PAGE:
Avatar portrayed a pantheistic world. There were some interesting and good things in the movie. The pantheism, even the worship scenes, did not bother me because they reminded me of the tribes I grew up around in Papua, Indonesia. That worldview and practice really does exist. It doesn’t hurt us to know about it, to understand it, and (as Christians) to understand that it is wrong.

    Thus, it is ridiculous to say that because Avatar portrays pantheism, it is demonic. The

  35. Avatar has the religious concept of ‘mother earth’, and certainly borrows heavily from ‘primitive’ cultures’ religious rituals (I almost laughed at the first religious ceremony scene becuase Iwas visually old B&W movies that showed Africans doing the same sorts of thing). The glaring religious fact to me [at least the movie suggested it heavily] was that the humans had no religious belief whatsoever. The Na’vi were the only spiritual people and were obviously portrayed as having it right.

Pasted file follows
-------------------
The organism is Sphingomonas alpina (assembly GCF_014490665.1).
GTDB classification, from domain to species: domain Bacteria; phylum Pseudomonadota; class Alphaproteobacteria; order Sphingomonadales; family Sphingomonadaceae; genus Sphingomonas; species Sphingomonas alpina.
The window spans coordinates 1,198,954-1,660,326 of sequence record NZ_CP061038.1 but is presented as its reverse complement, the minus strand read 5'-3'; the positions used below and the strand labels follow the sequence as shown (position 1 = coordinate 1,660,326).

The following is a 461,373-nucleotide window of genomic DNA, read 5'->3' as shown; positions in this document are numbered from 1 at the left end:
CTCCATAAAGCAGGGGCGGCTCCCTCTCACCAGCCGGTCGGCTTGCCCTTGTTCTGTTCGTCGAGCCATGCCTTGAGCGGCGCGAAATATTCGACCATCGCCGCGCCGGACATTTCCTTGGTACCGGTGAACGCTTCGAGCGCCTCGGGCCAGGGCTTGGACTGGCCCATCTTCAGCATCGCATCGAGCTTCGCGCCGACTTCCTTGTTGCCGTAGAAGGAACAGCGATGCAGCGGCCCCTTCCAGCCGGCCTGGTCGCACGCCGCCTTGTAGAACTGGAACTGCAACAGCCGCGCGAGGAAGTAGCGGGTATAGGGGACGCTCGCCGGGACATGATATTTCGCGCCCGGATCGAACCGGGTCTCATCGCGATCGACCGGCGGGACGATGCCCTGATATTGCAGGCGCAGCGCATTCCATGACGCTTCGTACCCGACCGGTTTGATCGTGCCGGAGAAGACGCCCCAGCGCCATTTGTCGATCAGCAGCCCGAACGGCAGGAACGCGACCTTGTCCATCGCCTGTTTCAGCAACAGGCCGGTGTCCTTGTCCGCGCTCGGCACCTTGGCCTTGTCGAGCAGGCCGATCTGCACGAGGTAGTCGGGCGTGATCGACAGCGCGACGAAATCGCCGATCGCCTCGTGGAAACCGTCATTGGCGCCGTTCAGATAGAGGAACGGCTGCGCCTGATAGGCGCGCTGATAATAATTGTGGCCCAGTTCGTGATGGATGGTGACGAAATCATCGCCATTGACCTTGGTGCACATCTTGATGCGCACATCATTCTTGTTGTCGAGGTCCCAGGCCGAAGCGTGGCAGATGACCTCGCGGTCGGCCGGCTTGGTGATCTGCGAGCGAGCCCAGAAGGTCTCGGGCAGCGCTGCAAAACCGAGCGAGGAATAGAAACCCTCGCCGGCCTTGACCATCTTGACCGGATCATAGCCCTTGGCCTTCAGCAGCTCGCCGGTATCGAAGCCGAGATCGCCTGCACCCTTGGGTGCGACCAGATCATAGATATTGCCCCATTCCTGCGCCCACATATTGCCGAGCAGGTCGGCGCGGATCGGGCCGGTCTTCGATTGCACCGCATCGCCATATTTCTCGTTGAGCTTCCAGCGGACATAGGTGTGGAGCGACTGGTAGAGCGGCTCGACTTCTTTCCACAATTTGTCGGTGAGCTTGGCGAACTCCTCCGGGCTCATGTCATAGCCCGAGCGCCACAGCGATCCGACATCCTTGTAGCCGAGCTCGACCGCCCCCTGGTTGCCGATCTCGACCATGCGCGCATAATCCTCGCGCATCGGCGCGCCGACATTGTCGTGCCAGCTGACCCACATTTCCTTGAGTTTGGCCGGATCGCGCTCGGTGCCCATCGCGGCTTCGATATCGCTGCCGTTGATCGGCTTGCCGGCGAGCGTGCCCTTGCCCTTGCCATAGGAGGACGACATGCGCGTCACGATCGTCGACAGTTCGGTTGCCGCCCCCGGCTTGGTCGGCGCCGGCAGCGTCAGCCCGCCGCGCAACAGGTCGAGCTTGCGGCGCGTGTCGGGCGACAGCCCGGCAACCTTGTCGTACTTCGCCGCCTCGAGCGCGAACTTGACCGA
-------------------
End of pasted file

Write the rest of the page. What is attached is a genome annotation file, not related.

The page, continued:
I can’t really recommend Avatar. The visuals were wonderful, and Zoe Saldana gave a great performance. But for me, as a writer, the story was far too predictable. I’ve seen this movie before, from “Dances with Wolves” to even Disney’s “Pocahontas”. And the fact that the sides were portrayed in such a black and white fashion was really not my cup of tea either – I enjoy flawed characters much more.

    As for the Christians vs. media idea, I always thought it a little weird they wouldn’t go to any movie, even Disney, or listen to any music, even religious classical music.

  36. hey where’s Mark’s video on Star Wars???

    • Headless Unicorn Guy says